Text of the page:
A 4,400,000% return and a $168 billion cash pile. Here are 6 juicy nuggets from Warren Buffett's new letter.

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A 4,400,000% return and a $168 billion cash pile. Here are 6 juicy nuggets from Warren Buffett's new letter.
Berkshire Hathaway CEO Warren Buffett.Rick Wilking/Reuters
  • Warren Buffett's letter to shareholders on Saturday included plenty of tasty tidbits.
  • It pegged Berkshire Hathaway's return under Buffett at 4,400,000% versus the S&P 500's 31,000%.
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Warren Buffett published his annual letter to Berkshire Hathaway shareholders on Saturday, a tradition that stretches back nearly six decades.

The famed investor's latest missive and full-year report were full of juicy nuggets for close readers. Here are six of the best.

1. Crushing the market

As of December 31, Berkshire stock was up nearly 4,400,000% since Buffett took control in 1965. That's about 140 times the S&P 500's 31,000% gain over the same period and represents a compounded gain of 19.8% a year versus the index's 10.2% annual gain.

Berkshire has jumped a further 16% this year, surpassing the S&P's 7% advance and extending its lead over the index. If you'd invested $100 with Buffett at the start of his Berkshire tenure, you'd now be worth well over $400 million.

2. Assets aplenty

Berkshire held $561 billion of net assets at the end of December, a 19% increase from a year earlier.

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Buffett said that was the largest net-asset figure recorded for any American business, and it was equivalent to 6% of the total worth of the S&P 500 in 2022, $9.5 trillion.

Berkshire's $1 trillion-plus of assets included $354 billion in stocks, $178 billion in property and equipment, $130 billion in Treasury bills, and $24 billion in inventories.

The company's nearly $500 billion in liabilities included unpaid losses, unearned premiums, and healthcare benefits in its insurance and other businesses.

3. Money to burn

Berkshire's mountain of cash and short-term investments swelled to a record $168 billion by December 31, about a $60 billion increase in only 15 months.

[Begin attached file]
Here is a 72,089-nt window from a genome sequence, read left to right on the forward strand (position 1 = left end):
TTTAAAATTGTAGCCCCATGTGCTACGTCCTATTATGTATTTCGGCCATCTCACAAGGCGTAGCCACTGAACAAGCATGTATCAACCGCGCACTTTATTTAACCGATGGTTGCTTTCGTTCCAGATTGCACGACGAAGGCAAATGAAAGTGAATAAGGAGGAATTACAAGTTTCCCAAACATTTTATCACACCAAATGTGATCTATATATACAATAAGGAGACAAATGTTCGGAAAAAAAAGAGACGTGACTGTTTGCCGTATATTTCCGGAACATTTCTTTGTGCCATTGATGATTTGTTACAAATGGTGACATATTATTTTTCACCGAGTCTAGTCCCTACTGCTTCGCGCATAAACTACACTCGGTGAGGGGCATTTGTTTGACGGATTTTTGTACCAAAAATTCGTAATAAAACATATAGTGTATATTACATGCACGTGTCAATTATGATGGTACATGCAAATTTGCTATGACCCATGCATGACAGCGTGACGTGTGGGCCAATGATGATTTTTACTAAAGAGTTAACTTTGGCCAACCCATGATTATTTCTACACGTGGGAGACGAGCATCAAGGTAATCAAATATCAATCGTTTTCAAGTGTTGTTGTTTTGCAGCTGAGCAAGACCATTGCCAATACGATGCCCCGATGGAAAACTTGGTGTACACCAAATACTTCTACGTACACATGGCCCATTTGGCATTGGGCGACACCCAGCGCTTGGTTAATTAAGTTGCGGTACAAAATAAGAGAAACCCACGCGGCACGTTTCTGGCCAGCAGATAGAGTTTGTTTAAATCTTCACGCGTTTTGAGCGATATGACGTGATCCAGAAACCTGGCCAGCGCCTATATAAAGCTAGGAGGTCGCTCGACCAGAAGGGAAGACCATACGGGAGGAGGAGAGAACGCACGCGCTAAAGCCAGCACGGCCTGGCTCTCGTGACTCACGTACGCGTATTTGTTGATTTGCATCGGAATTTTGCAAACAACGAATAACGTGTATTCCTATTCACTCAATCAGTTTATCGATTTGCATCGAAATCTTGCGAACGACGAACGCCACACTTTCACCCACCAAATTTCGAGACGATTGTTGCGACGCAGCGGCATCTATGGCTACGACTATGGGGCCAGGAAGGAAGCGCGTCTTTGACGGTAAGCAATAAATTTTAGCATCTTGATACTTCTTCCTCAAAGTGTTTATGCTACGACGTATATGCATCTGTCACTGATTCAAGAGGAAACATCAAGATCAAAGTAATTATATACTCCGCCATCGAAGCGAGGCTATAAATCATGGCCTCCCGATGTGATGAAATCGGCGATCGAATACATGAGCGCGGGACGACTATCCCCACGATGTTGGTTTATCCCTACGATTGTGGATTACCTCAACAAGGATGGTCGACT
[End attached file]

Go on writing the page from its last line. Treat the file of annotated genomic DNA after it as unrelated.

That figure is larger than the value of General Electric ($167 billion), Comcast ($166 billion), Uber ($162 billion), Nike ($160 billion), Walmart ($159 billion), American Express ($156 billion), or Pfizer ($155 billion).

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4. Cash-positive

Buffett and his colleagues have struggled to find bargains in recent years as stocks have marched to record highs, fierce competition from private-equity firms has made acquisitions more costly, and Berkshire's rising stock price has made buybacks less attractive.

The upshot is that on December 31, Berkshire held $354 billion in stocks, and $168 billion in cash and other short-term investments — a ratio of nearly 2-to-1.

Buffett has long said he vastly prefers to own productive assets such as stocks and businesses over dollars or bonds, so the fact that cash and Treasurys made up nearly one-third of Berkshire's portfolio is striking.

5. Renewed interest

Berkshire raked in about $6.1 billion in interest and other investment income last year — some 10 times the $589 million it collected in 2021 and more than the $5.5 billion worth of dividends in 2023.

Buffett and his team primarily attributed the massive surge to higher interest rates. In response to historic inflation, the Federal Reserve raised its benchmark rate from virtually zero to more than 5% between spring 2022 and last summer, which boosted the yields on government bonds.

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Berkshire previously made a negligible amount of interest on its cash and bonds, but now that that's changed, it can earn a solid return on them while Buffett continues the hunt for great businesses to own.

6. Tiny headquarters

Berkshire's total workforce grew to nearly 400,000 employees last year, but only 26 of them worked in the company's Omaha, Nebraska, headquarters.

That's because Charlie Munger, who Buffett hailed as the "architect" to his "general contractor," structured Berkshire as a decentralized, autonomous web of subsidiaries.

Berkshire-owned businesses from Geico (30,584 employees) to Pampered Chef (309) effectively operate independently and simply send their profits to HQ.

The system allows the investor to focus on what he does best: allocating capital within and outside his company and leaving day-to-day management to others.

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